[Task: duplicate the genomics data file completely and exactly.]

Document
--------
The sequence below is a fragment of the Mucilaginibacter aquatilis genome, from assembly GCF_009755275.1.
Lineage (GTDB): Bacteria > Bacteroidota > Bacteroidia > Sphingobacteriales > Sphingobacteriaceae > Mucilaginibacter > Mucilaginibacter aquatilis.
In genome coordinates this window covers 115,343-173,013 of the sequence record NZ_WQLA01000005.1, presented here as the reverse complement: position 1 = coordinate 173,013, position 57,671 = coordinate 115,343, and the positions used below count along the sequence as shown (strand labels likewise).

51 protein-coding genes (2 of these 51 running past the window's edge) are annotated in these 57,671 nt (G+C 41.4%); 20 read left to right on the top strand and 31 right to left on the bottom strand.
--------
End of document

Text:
The sequence below is a fragment of the Mucilaginibacter aquatilis genome, from assembly GCF_009755275.1.
Lineage (GTDB): Bacteria > Bacteroidota > Bacteroidia > Sphingobacteriales > Sphingobacteriaceae > Mucilaginibacter > Mucilaginibacter aquatilis.
In genome coordinates this window covers 115,343-173,013 of the sequence record NZ_WQLA01000005.1, presented here as the reverse complement: position 1 = coordinate 173,013, position 57,671 = coordinate 115,343, and the positions used below count along the sequence as shown (strand labels likewise).

51 protein-coding genes (2 of these 51 running past the window's edge) are annotated in these 57,671 nt (G+C 41.4%); 20 read left to right on the top strand and 31 right to left on the bottom strand.